A few years ago, online security firm McAfee began compiling their 12 holiday cyberscams, including “not-so-merry-mobile apps.”
Call these little collections of computer code apps and they don’t sound so bad. Use the names surveillanceware, ransomware, or adware, and they start to sound more grinch-like than helpful.
Surveillanceware? According to an Assistan Attorney General, via a report at ArsTechnica, a recent one was “expressly designed for use by stalkers and domestic abusers.” The FBI recently arrested Hammad Akbar, the chief executive officer of Pakistan-based InvoCode, which made the app for the Blackberry, the iPhone, and phones running Android. According to the indictment:
…it recorded all incoming/outgoing voice calls; it intercepted calls on the phone to be monitored while they take place; it allowed the purchaser to call the phone and activate it at any time to monitor all surrounding conversations within a 15-foot radius; and it allowed the purchaser to monitor the user’s incoming and outgoing e-mail messages and SMS messages, incoming voicemail messages, address book, calendar, photographs, and videos. All of these functions were enabled without the knowledge of the user of the phone.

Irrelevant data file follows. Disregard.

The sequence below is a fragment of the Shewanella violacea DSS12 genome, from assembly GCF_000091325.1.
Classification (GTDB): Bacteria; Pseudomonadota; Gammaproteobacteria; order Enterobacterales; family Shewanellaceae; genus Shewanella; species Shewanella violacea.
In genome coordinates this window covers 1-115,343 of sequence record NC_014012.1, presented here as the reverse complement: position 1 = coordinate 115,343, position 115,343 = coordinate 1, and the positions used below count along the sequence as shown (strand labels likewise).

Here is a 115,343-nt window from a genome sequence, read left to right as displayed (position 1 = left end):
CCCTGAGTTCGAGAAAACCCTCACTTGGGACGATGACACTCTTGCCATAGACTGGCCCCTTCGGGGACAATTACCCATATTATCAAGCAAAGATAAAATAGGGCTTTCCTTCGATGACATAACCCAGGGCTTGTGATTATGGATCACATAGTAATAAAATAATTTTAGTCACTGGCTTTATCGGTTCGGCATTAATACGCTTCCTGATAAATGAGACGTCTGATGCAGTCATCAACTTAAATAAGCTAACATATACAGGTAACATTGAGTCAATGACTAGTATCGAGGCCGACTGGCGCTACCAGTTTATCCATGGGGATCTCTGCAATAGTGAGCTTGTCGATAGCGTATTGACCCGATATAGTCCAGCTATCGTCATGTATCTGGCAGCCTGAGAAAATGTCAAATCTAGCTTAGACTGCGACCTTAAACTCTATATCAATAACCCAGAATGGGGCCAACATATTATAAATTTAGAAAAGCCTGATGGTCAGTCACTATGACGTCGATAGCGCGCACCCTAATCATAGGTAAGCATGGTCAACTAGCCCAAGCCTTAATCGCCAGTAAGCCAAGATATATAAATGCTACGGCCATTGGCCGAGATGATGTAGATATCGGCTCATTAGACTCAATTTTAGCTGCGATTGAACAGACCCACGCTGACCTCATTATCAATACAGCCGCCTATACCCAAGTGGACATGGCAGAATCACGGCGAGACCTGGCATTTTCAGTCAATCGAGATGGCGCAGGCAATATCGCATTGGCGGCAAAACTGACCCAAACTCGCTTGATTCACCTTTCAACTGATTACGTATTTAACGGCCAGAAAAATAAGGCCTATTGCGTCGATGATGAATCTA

StealthGenie grabbed even those very candid selfies, which adds new meaning to the term “oversharing,“ not to mention ”seeing you when you're sleeping.” Even's Santa's NaughtyNice3000TM isn't that good.
The app in question required surreptitious installation by someone with physical control of the phone, but besides trying to keep your devices out of the hands of creeps, don’t connect to unknown wireless networks, which can be used to capture information before it is sent to a legitimate server.
Next up on this 12 Scams of Christmas list, No. 6 is “Coal-Deserving Charities.”
Terry Ambrose writes the McKenna mystery series set in Hawaii. They're filled with snark, scams, and trouble in paradise.